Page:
Some Mississippi schools will hold classes on weekends and during the early summer to make up for the time lost during three and a half weeks of wildcat strikes by teachers.
The state's teachers returned to work late last month after the Mississippi legislature overrode a gubernatorial veto and approved a $4,400 pay raise for teachers over the next three years. (See Education Week, March 27, 1985.)
Some districts have made up for lost time by shifting their spring-break schedules. But those changes will not cover all of the strike days, which totaled 17 in some areas.
N.F. Smith, the department's director of administration and finance, said all districts will have to provide a minimum of 175 days of school, as required by state law. He said there is currently no estimate of what the strike will cost school dis-tricts by the time those days are made up.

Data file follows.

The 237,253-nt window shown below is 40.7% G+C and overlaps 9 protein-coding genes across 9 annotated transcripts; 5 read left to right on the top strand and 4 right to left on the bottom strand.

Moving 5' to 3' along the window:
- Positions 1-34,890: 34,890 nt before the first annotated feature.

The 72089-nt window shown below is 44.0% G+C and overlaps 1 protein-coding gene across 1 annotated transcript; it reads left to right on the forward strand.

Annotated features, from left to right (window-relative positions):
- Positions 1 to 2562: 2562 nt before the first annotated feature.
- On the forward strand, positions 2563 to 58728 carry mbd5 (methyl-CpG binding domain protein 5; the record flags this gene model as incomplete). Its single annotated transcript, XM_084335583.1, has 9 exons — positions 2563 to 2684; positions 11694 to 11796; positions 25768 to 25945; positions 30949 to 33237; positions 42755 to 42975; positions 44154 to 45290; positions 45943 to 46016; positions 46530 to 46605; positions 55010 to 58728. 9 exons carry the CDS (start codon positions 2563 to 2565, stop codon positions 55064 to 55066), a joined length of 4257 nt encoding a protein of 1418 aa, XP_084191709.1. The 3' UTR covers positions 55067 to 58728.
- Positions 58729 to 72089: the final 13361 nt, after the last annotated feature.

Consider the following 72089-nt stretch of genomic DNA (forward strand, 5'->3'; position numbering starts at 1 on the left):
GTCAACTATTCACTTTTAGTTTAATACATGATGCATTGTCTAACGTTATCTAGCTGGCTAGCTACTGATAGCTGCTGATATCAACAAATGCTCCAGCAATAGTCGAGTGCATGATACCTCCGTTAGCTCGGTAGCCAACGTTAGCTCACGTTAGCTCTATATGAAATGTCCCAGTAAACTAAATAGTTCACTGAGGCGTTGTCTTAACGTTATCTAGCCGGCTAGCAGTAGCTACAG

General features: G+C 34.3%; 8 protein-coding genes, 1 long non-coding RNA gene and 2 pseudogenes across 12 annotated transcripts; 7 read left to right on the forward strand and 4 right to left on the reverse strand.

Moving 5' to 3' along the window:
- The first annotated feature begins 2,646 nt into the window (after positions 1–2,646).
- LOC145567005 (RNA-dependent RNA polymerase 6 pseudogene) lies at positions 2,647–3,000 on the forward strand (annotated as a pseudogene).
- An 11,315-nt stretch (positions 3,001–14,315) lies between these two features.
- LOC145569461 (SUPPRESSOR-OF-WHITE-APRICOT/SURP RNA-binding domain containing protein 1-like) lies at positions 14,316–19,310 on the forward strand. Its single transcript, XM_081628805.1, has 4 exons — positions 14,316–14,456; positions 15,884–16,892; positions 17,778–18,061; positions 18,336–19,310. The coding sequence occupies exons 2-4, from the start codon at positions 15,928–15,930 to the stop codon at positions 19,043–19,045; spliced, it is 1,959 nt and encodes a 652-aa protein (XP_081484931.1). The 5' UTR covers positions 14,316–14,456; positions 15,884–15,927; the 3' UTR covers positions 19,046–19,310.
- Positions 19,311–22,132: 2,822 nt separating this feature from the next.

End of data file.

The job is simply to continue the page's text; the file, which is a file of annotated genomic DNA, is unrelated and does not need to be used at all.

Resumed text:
The National Association for the Advancement of Colored People has intervened in a lawsuit aimed at requiring 23 suburban districts to participate in an interdistrict school-desegregation plan with the Milwaukee public schools.
The civil-rights group charged in papers filed with a federal district court on March 11 that the suburban districts' failure to cooperate with the city district in the development of a voluntary student-transfer plan was racially motivated. It also alleged that state officials have refused to use their authority to order the consolidation of the metropolitan-area districts.
Milwaukee school officials filed suit in June 1984 seeking a mandatory interdistrict desegregation plan after suburban school officials overwhelmingly rejected the voluntary desegregation proposal six months earlier. (See Education Week, Dec. 21, 1983.)